The computing world lost another giant overnight with the death of John McCarthy, the creator of Lisp and one of the pioneers of artificial intelligence, at age 84.
McCarthy coined the term "Artificial Intelligence" in 1955, with his desire for an algebraic list processing language for AI taking shape in the form of Lisp in 1958. Following this, McCarthy developed garbage collection for Lisp in 1959. McCarthy proposed computer time-sharing in a speech in 1961.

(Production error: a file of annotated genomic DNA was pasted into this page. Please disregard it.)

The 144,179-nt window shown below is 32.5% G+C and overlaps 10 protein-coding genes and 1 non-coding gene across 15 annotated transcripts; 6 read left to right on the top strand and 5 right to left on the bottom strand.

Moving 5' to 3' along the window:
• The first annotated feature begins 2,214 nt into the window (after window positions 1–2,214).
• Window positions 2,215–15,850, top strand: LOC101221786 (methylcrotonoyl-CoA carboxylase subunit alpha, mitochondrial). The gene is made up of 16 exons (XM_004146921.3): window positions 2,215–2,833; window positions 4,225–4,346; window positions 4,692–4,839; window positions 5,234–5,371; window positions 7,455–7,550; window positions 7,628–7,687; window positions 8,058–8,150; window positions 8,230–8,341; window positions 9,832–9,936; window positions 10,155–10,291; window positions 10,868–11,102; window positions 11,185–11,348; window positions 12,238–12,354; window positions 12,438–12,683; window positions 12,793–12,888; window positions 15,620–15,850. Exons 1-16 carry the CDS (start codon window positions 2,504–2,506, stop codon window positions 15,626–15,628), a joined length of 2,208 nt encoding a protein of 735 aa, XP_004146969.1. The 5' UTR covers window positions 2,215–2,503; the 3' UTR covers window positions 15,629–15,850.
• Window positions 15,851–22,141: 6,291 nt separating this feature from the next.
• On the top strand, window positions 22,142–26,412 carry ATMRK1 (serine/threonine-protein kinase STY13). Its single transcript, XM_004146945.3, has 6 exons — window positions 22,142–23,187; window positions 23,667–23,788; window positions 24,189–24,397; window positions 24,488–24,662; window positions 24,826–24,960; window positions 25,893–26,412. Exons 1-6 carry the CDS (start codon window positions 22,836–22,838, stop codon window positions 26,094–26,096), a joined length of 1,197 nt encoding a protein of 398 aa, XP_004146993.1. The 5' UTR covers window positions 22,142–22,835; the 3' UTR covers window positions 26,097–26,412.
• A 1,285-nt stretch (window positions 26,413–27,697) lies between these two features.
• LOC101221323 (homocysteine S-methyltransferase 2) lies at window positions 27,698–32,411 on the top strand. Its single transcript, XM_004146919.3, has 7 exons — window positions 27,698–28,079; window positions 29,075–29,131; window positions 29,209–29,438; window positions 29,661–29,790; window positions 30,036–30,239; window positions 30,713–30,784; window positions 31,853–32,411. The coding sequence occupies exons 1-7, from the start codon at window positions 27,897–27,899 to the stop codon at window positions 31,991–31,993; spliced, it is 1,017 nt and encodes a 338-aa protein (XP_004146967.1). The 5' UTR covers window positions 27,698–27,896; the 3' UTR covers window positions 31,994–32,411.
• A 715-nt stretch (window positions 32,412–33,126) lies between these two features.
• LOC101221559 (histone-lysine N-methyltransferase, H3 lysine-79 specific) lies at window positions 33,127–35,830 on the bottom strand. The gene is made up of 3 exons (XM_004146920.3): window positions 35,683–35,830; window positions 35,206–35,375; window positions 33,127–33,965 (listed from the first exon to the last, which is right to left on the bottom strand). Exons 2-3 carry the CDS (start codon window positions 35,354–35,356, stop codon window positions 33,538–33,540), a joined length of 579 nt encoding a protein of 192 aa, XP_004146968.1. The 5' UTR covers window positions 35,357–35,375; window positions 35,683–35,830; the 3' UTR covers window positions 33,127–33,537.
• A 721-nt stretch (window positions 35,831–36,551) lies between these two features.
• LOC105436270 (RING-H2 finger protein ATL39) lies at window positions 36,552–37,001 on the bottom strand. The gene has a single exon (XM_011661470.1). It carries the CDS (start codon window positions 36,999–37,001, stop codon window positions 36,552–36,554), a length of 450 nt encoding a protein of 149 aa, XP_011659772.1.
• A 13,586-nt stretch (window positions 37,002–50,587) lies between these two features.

He was the winner of the Turing Award, Benjamin Franklin Medal and was also inducted into the IEEE's Intelligent Systems Hall of Fame in August.
The news comes on the back of fellow Turing Award winner, C creator and Unix co-creator Dennis Ritchie who passed away earlier this month.